While at one time, men dominated the new golden age of television, with such anti-heroes as Tony Soprano, Walter White, and Don Draper defining the medium, in the past few years, actresses, particularly veteran actresses, have reclaimed the airwaves.
These days, any high-profile mature actress doing great work, winning awards, and receiving popular and critical acclaim is most likely working in television, not movies.
Over the past decade, complex roles for women have moved to the small screen, and NextTribers know that when they want wonderful female-centric entertainment, they turn to premium cable, streaming sites, and network television rather than heading to the multiplex.
The Stars Align
An enormous number of top movie actresses, many of whom have won one or more Oscars, have made the move to television. These include Sandra Bullock (Bird Box), Julia Roberts (Homecoming), Jessica Lange (American Horror Story, Feud), Susan Sarandon (Ray Donovan, Feud), Jane Fonda (Grace and Frankie, The Newsroom), Patricia Arquette (Escape at Dannemora), Winona Ryder (Stranger Things), Viola Davis (How to Get Away with Murder), Holly Hunter (Here and Now, Top of the Lake), Sissy Spacek (Homecoming, Bloodline), Ellen Burstyn (The Tale, House of Cards), and Robin Wright (House of Cards).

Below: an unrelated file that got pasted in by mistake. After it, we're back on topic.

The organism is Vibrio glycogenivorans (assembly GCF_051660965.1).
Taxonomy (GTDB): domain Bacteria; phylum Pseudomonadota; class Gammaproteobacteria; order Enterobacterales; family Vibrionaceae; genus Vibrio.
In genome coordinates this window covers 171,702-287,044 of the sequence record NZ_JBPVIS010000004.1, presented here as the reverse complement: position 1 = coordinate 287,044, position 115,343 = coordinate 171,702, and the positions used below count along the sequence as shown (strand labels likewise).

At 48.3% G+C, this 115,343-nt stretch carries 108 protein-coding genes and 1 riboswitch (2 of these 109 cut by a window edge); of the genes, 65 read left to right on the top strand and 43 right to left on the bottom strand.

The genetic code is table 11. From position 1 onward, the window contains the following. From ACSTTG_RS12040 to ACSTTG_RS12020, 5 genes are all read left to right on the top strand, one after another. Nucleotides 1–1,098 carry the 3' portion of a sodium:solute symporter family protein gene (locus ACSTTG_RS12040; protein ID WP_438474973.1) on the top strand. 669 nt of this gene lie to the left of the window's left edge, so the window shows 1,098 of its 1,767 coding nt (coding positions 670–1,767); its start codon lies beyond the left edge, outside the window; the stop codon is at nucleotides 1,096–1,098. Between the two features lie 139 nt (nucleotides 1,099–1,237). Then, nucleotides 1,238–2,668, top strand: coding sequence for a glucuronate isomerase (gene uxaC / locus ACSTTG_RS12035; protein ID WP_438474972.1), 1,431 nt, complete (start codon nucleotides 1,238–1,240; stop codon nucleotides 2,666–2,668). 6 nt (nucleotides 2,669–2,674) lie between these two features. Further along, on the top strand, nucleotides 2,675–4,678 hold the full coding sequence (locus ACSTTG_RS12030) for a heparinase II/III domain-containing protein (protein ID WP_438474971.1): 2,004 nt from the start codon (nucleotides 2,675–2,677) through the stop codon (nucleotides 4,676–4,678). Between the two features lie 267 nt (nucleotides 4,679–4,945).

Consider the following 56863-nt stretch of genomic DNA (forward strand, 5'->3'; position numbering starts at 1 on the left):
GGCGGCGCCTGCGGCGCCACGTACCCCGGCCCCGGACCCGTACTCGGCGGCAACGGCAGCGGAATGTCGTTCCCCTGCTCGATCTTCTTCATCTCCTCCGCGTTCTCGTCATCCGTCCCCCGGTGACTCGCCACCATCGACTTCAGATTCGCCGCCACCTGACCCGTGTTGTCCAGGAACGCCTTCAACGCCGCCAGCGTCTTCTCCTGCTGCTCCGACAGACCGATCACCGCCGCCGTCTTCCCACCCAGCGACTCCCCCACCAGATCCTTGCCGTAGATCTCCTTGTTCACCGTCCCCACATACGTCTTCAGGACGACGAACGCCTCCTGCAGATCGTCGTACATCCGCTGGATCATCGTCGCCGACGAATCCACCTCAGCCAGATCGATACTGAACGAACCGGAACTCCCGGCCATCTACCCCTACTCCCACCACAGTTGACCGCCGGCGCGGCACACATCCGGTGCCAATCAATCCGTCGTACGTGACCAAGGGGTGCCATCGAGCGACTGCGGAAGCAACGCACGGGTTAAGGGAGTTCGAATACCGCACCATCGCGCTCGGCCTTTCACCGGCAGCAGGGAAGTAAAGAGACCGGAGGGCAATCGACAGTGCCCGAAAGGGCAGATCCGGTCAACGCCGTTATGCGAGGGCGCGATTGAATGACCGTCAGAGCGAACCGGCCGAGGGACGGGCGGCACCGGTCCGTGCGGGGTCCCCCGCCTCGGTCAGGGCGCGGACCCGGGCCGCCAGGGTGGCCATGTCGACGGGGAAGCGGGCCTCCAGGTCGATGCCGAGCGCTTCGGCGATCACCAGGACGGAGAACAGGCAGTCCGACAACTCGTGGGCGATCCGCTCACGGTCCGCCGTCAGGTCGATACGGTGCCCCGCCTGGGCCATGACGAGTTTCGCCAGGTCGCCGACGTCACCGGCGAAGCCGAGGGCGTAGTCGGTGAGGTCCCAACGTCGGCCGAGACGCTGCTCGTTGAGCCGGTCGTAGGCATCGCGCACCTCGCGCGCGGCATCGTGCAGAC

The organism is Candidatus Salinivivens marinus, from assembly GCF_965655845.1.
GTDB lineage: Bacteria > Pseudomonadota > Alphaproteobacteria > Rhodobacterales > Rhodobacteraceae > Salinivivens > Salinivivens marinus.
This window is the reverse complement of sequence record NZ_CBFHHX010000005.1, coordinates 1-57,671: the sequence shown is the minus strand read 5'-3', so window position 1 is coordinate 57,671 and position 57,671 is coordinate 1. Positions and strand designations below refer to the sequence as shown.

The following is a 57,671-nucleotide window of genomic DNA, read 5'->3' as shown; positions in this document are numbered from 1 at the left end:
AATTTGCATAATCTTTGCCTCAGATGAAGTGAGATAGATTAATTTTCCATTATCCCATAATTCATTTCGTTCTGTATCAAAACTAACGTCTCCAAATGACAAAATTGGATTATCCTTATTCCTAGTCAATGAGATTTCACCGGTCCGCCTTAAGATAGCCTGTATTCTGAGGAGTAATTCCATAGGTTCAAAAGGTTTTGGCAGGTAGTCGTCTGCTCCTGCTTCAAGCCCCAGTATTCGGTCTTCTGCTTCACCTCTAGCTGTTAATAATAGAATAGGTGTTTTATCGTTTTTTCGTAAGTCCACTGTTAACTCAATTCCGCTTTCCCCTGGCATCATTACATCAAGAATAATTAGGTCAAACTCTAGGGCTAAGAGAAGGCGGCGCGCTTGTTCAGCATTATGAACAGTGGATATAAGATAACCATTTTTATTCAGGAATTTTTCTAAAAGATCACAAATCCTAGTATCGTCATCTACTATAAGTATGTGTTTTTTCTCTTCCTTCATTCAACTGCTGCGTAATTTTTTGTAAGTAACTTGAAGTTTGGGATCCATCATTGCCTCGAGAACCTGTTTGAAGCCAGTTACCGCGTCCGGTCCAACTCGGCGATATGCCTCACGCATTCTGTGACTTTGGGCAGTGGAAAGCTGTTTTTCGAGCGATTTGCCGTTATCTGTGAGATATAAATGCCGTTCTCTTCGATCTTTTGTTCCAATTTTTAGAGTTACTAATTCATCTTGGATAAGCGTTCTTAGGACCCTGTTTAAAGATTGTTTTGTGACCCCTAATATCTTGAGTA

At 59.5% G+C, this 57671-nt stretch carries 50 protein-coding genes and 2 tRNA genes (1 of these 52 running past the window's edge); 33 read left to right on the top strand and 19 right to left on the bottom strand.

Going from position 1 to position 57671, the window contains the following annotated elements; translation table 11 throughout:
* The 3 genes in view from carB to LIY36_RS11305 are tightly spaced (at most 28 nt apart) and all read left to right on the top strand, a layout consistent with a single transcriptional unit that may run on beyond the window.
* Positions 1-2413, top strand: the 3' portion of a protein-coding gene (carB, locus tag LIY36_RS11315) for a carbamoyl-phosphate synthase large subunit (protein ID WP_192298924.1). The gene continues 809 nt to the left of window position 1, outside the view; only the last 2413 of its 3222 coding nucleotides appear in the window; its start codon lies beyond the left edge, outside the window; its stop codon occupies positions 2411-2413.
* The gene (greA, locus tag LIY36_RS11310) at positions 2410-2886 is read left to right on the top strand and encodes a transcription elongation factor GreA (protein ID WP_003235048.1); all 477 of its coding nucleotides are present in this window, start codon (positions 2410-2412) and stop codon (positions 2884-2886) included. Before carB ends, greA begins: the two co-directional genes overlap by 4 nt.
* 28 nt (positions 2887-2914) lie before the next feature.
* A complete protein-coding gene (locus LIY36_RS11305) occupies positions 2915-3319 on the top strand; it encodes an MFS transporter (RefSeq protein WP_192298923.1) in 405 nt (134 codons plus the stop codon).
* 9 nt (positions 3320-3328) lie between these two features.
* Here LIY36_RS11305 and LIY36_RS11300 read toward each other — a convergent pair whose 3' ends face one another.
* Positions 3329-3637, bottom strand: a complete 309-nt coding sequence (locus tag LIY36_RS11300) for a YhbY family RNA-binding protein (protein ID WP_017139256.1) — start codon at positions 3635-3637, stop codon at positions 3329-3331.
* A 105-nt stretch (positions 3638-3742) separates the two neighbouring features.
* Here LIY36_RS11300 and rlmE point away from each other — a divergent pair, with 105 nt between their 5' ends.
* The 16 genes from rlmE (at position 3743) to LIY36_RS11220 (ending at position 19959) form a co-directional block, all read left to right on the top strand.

The clincher is that this season the grande dame of the big screen, Meryl Streep, will come into your living room via the wildly popular Big Little Lies.
The grande dame of the big screen, Meryl Streep, is also jumping on the TV bandwagon.
The parts they are playing are more often than not strong and memorable, although also nuanced and quirky. In Bird Box, for example, Bullock plays an independent, somewhat arrogant artist who becomes a mother during an alien invasion and must lead her children to safety through a dystopian world. Sarandon and Lange do their best work in years as, respectively, tough broads Bette Davis and Joan Crawford in the miniseries, Feud, which proved that a story about older women refusing to be cast aside professionally by Hollywood could make gripping TV. In a particularly symbolic development, Wright took over the lead role in House of Cards, playing a pregnant 40-something US president after a sexual harassment scandal in the wake of the #MeToo Movement caused the show’s producers to have Kevin Spacey’s character killed off.